Charles Hackley

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Charles Henry Hackley (January 3, 1837 – January 10, 1905), son of Joseph H. Hackley and Salina Fuller Hackley, was born in Michigan City, Indiana, on January 3, 1837.[1] He was an important figure in the history of Muskegon, Michigan. With his father he arrived in Muskegon in 1856 from Indiana to work on the creation of the early Michigan roadways. Later he became the owner of many acres of cutting grounds throughout Michigan. Later on (with business partner Thomas Hume) he opened the Hackley-Hume Lumber Mill on Muskegon Lake in 1854. After many successful years the mill of operation, the mill closed in 1894, after most of Michigan's Lower Peninsula had been effectively deforested. While many lumber mill owners moved their operations to the Pacific Northwest, Hackley remained in Muskegon and focused on urban revitalization of that city.

Hackley became Muskegon's biggest philanthropist. In his own words: "A rich man to a great extent owes his fortune to the public. He makes money largely through the labor of his employees....Moreover, I believe that it should be expended during the lifetime of the donor, so that he can see that his benefactions do not miscarry and are according to his intent....To a certain extent, I agree with Mr. Carnegie....that it is a crime to die rich."

Hackley's gifts to the city of Muskegon were valued at $12.0 million in 1905. They included:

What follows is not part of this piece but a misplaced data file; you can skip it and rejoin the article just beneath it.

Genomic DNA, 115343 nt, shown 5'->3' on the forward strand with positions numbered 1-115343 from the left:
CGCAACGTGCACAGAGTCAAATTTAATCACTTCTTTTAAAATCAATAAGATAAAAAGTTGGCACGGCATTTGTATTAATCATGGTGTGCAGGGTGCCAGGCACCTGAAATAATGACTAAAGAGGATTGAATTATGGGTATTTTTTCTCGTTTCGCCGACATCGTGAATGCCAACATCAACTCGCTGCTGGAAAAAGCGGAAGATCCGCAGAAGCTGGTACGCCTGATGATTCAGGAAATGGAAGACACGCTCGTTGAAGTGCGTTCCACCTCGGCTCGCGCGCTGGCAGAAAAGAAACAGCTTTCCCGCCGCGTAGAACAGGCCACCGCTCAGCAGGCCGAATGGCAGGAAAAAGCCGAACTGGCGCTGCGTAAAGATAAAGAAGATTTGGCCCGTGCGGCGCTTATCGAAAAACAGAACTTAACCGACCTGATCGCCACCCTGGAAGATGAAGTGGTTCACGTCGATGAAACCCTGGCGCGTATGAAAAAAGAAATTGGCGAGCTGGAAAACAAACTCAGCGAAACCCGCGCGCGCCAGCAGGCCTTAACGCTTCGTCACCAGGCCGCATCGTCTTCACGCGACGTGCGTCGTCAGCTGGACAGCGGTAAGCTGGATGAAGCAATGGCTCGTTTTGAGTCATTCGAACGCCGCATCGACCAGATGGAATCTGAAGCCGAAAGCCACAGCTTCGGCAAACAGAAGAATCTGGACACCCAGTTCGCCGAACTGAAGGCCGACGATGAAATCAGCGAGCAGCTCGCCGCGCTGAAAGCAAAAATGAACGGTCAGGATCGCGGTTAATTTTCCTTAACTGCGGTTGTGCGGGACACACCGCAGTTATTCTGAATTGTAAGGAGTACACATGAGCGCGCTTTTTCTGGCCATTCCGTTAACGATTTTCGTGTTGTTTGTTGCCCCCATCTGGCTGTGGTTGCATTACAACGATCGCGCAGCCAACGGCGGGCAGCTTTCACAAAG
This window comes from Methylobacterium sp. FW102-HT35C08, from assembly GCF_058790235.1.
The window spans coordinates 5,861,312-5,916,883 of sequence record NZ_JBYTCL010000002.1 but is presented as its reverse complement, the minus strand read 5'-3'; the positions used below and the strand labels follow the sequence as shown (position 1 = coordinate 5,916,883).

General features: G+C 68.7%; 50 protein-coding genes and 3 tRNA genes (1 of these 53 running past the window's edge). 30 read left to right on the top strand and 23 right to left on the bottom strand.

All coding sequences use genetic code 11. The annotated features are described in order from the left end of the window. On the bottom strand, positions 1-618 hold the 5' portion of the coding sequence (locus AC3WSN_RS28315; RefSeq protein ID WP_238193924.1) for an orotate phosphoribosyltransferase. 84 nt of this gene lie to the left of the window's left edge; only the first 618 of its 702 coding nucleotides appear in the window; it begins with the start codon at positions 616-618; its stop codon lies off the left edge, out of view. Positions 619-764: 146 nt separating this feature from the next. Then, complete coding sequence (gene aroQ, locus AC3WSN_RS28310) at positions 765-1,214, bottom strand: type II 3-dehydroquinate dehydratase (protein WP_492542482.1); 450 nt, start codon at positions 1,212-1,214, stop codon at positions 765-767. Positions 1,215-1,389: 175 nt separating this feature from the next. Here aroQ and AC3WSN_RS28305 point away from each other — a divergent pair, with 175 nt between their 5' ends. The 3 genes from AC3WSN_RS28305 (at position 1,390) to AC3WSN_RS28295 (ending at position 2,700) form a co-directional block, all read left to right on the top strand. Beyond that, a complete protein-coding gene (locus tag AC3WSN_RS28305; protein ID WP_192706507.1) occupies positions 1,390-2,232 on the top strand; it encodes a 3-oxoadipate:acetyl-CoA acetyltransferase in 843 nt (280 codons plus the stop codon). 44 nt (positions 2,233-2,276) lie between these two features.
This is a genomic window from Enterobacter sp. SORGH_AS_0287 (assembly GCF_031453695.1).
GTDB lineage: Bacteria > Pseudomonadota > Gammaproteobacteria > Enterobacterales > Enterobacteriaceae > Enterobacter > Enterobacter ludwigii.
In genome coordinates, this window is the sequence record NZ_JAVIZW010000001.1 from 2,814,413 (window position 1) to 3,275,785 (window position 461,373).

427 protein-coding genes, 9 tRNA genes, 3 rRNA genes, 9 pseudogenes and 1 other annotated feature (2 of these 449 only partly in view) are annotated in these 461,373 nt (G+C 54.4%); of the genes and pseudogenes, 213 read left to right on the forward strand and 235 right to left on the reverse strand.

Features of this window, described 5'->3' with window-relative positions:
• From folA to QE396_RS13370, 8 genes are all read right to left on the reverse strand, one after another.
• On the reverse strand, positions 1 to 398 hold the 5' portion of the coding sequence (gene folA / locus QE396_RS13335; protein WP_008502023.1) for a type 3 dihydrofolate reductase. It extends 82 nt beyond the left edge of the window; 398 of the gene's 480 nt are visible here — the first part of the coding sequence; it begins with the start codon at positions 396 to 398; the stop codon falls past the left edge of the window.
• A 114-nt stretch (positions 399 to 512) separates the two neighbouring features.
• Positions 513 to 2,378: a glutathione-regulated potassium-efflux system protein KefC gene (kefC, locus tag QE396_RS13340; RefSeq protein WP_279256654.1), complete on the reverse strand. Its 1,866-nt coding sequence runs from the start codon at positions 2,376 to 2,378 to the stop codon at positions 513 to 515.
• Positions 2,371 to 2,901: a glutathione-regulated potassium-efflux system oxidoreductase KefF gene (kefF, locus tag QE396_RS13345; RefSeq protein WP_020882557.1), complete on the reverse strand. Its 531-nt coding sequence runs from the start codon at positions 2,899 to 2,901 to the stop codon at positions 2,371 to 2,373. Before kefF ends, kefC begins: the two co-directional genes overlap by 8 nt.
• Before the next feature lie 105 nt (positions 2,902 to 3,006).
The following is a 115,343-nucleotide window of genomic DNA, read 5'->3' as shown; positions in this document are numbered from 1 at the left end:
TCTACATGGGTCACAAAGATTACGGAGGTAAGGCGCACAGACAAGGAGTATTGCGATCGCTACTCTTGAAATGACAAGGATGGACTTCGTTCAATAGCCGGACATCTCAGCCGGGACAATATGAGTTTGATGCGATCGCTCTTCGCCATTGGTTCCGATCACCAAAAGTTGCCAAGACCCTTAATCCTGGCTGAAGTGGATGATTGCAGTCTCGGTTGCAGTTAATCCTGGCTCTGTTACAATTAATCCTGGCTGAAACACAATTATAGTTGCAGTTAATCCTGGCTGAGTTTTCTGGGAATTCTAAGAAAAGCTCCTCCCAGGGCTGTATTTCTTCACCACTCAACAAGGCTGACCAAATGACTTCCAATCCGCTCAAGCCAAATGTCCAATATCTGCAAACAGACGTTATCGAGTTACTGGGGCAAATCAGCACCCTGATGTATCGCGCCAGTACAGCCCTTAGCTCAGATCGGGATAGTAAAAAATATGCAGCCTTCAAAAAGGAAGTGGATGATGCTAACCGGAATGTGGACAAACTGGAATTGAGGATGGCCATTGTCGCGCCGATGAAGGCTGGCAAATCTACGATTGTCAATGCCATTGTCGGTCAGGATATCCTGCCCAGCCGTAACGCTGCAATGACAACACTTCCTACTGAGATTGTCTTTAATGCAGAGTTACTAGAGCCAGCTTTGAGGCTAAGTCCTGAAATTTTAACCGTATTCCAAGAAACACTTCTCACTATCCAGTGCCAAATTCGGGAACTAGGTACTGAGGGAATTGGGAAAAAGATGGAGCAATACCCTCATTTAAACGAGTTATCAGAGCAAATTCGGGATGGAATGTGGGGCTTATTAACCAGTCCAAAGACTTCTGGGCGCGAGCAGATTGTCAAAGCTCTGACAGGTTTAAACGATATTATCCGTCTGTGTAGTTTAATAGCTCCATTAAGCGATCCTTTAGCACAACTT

• Hackley Public Library – site, building, contents, and an endowment
  • Hackley Art Gallery – site, building, contents, and an acquisition fund (renamed Muskegon Museum of Art)
  • Hackley Park – park, statues, and soldier's monument
  • Hackley Manual Training School and Gymnasium – site, building, and equipment
  • Hackley School, later home to Muskegon Community College, renamed Hackley Administration Building
  • Hackley Athletic Field (renamed Hackley Stadium – seats 10,000 for Muskegon High School football games)
  • Hackley Hospital – site, buildings, medical supplies and equipment, and an endowment
  • City of Muskegon – Poor Fund Endowment
  • Julia E. Hackley Educational Fund Endowment
  • Muskegon Humane Union Endowment
  • C. H. Hackley Hose Company No. 2

Hackley was much more than a philanthropist. He and his business partner, Thomas Hume, were strong supporters of the city of Muskegon. Armed with funding from the Muskegon Industrial fund, they were able to convince several companies to open shop in Muskegon (most notably, Brunswick, Central Paper Co (now Sappi Fine Paper) and Continental Motors (now L-3 Communications Inc.)). Growth of these companies would later provide thousands of jobs to Muskegonites for much of the twentieth century. Hackley is not only credited with his gifts to the city, but also stopping the ebb of people leaving Muskegon for jobs elsewhere after the lumber industry folded.

Both Hackley's and Hume's homes are still standing. After a major restoration in the mid-1990s, they are open for tour to community visitors. Also open for tour is The City Barn, which served as the pairs stable for horses and equipment. In addition, a replica of the building that housed the C. H. Hackley Hose Company No. 2 also serves as a museum. All are part of the Muskegon County Museum which is located downtown.

Hackley also founded the neighboring city of Muskegon Heights.

His portrait was painted in 1904 by artist Herbert A. Collins. The painting was hung in the then newly completed Hackley Hospital.[2]


  1. ^ Muskegon Chronicle, Feb. 10, 1905
  2. ^ Biography of Herbert Alexander Collins, by Alfred W. Collins, February 1975, 4 pages typed, in the possession of Collins' great-great grand-daughter, D. Dahl of Tacoma, WA

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